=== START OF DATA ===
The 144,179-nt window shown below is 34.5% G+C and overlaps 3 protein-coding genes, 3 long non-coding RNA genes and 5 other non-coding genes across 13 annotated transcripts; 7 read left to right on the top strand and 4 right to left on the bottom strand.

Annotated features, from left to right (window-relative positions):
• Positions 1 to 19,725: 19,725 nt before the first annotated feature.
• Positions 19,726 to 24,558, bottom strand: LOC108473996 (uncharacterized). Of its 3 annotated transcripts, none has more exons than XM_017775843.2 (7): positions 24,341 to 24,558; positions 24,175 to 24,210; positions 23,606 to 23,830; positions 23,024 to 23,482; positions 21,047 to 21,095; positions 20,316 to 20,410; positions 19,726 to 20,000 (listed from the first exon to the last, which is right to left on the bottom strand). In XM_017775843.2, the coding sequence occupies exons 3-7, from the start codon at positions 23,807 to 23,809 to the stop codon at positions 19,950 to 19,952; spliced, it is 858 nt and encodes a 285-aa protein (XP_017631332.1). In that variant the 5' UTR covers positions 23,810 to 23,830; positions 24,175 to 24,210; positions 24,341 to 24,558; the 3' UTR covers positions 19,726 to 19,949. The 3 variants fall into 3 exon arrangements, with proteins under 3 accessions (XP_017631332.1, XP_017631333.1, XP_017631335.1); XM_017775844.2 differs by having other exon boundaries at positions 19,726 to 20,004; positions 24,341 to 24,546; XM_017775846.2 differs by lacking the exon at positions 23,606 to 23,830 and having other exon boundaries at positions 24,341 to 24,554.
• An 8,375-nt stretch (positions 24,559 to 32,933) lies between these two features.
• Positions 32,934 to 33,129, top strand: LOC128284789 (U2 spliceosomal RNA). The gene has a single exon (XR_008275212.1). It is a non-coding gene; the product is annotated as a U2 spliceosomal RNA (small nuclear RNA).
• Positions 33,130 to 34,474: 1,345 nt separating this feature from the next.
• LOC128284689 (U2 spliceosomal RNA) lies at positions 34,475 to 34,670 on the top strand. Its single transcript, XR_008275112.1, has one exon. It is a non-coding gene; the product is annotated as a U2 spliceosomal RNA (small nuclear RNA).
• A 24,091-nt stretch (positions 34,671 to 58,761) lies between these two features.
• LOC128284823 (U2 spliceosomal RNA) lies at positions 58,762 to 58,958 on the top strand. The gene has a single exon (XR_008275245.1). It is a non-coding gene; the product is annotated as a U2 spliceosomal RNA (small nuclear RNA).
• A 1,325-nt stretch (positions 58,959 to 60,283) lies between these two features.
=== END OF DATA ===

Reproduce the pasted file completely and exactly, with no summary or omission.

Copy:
The 144,179-nt window shown below is 34.5% G+C and overlaps 3 protein-coding genes, 3 long non-coding RNA genes and 5 other non-coding genes across 13 annotated transcripts; 7 read left to right on the top strand and 4 right to left on the bottom strand.

Annotated features, from left to right (window-relative positions):
• Positions 1 to 19,725: 19,725 nt before the first annotated feature.
• Positions 19,726 to 24,558, bottom strand: LOC108473996 (uncharacterized). Of its 3 annotated transcripts, none has more exons than XM_017775843.2 (7): positions 24,341 to 24,558; positions 24,175 to 24,210; positions 23,606 to 23,830; positions 23,024 to 23,482; positions 21,047 to 21,095; positions 20,316 to 20,410; positions 19,726 to 20,000 (listed from the first exon to the last, which is right to left on the bottom strand). In XM_017775843.2, the coding sequence occupies exons 3-7, from the start codon at positions 23,807 to 23,809 to the stop codon at positions 19,950 to 19,952; spliced, it is 858 nt and encodes a 285-aa protein (XP_017631332.1). In that variant the 5' UTR covers positions 23,810 to 23,830; positions 24,175 to 24,210; positions 24,341 to 24,558; the 3' UTR covers positions 19,726 to 19,949. The 3 variants fall into 3 exon arrangements, with proteins under 3 accessions (XP_017631332.1, XP_017631333.1, XP_017631335.1); XM_017775844.2 differs by having other exon boundaries at positions 19,726 to 20,004; positions 24,341 to 24,546; XM_017775846.2 differs by lacking the exon at positions 23,606 to 23,830 and having other exon boundaries at positions 24,341 to 24,554.
• An 8,375-nt stretch (positions 24,559 to 32,933) lies between these two features.
• Positions 32,934 to 33,129, top strand: LOC128284789 (U2 spliceosomal RNA). The gene has a single exon (XR_008275212.1). It is a non-coding gene; the product is annotated as a U2 spliceosomal RNA (small nuclear RNA).
• Positions 33,130 to 34,474: 1,345 nt separating this feature from the next.
• LOC128284689 (U2 spliceosomal RNA) lies at positions 34,475 to 34,670 on the top strand. Its single transcript, XR_008275112.1, has one exon. It is a non-coding gene; the product is annotated as a U2 spliceosomal RNA (small nuclear RNA).
• A 24,091-nt stretch (positions 34,671 to 58,761) lies between these two features.
• LOC128284823 (U2 spliceosomal RNA) lies at positions 58,762 to 58,958 on the top strand. The gene has a single exon (XR_008275245.1). It is a non-coding gene; the product is annotated as a U2 spliceosomal RNA (small nuclear RNA).
• A 1,325-nt stretch (positions 58,959 to 60,283) lies between these two features.